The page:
Sunday, February 15, 2015


Schiller's connection of play with art was likely influenced by Kant's discussion of art in his Critique of Judgment (1790). In distinguishing "art" from "handicraft" Kant holds that "the First is called free, the other may be called industrial art. We look on the former as something which could only prove final (be a success) as play, i.e., an occupation which is agreeable on its own account; but on the second as labor."5 Art, like play, is autotelic as opposed to handicraft which works to produce something for a purpose other than the making.6 Kant calls upon "play" to make clear what he means by "soul" [Geist] in his discussion of what constitutes artistic genius. Some works of art are deserving of being called art in their demonstration of "taste," yet somehow they are "soulless." "Soul" is the animating principle in the mind. Soul is "that which sets the mental powers into a swing that is final, i.e., into a play which is self-maintaining and which strengthens those powers for such activity."7 In his discussion of the three divisions of the fine arts, Kant identifies one division as the "play of sensations" or the "beautiful play of sensations," by which he refers to music and the "art of color." By "play" Kant refers to "the effect of those vibrating movements upon the elastic parts of our body that can be evident to sense."8 In Kant's usage, play is "agreeable on its own account," that is, it is autotelic, and it designates a self-maintaining swing or harmony of vibrating
2See Elizabeth M. Wilkinson and L. A. Willoughby, translators and editors, Friedrich Schiller, On the Aesthetic Education of Man, in a Series of Letters (Oxford: At the Clarendon Press, 1967), p. clxxxvi and Susanne Millar, The Psychology of Play (Baltimore: Penguin Books, 1968), p.15.
3Johan Huizinga, Homo Ludens: A Study of the Play Element in Culture (Boston: The Beacon Press, 1950, trans. of 1944 German edition), p. 168.
4Huizinga's book may be cast in a much needed critical light once the discussion of play from Schiller to Derrida has been traced.
5Immanuel Kant, Critique of Judgement translated by J. C. Meredith (New York: Oxford University Press, 1973) as quoted in Mark Taylor Deconstruction in Context, p. 39.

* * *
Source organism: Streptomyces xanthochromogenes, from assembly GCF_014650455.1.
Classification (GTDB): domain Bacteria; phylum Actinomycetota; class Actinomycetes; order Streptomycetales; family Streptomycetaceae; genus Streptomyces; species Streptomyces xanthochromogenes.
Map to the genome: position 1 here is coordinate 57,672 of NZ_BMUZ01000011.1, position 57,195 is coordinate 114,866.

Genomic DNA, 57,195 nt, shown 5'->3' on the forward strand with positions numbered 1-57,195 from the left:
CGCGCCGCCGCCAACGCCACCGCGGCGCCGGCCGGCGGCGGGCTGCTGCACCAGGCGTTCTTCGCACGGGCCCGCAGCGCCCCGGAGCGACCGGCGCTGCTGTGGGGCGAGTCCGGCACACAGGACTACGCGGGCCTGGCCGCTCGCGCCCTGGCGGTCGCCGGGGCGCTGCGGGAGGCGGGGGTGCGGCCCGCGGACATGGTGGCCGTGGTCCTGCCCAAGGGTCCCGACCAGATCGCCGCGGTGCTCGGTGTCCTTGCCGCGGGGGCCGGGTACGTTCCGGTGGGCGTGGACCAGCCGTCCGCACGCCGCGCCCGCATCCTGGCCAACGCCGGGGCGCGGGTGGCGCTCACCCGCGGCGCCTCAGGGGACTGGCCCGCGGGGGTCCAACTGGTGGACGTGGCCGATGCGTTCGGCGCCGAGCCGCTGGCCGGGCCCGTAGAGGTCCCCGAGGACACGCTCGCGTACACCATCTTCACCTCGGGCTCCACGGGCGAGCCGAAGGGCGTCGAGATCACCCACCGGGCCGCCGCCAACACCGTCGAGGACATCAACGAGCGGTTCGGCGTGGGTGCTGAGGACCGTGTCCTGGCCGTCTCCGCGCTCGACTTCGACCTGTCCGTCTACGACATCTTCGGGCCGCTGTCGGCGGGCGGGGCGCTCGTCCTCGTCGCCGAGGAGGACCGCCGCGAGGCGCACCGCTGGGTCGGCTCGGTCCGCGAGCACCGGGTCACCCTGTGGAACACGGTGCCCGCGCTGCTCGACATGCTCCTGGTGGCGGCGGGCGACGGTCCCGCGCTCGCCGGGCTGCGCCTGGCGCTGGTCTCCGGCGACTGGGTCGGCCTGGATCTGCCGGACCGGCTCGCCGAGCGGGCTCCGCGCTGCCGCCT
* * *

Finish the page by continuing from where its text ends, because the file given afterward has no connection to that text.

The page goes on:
6 Schiller here anticipates Baudrillard’s distinction between seduction and production. 7Ibid., p. 47. 8Ibid., p. 56.The Powerful Play Goes On 3 Friedrich Schiller to Jacques Derrida
movements. The association of play with vibrating or oscillating movement will be developed by others.
Schiller's Aesthetic Letters argue for the importance of aesthetic education, proposing that aesthetic education is essential to the realization of human potential. Foundational to his argument is Schiller's description of the two forces or impulses that drive human action, that define the human character. Schiller describes these two opposing forces in various ways. Analyzing the age in which he lived, heavily influenced by the French Revolution, Schiller felt that culture tended to bifurcate the individual placing him or her at odds within him or herself, with detrimental results,
either as savage, when feeling predominates over principle; or as barbarian when principle destroys feeling. The savage despises Civilization, and acknowledges Nature as his sovereign mistress. The barbarian derides and dishonors Nature, but, more contemptible than the savage, as often as not continues to be the slave of his slave.(IV.6)

The work most commonly cited since mid-twentieth century as the source or inspiration for contemporary studies of play is Johan Huizinga's Homo Ludens: A Study of the Play Element in Culture (1944). Huizinga cites Schiller only one time. In his chapter "Play-forms in Art," he equates Schiller's Spieltrieb, play drive, with the human propensity to ornament, which he exemplifies by a reference to doodling.3 Huizinga gives no evidence of having read more than the Fourteenth Letter and he misrepresents Schiller.4

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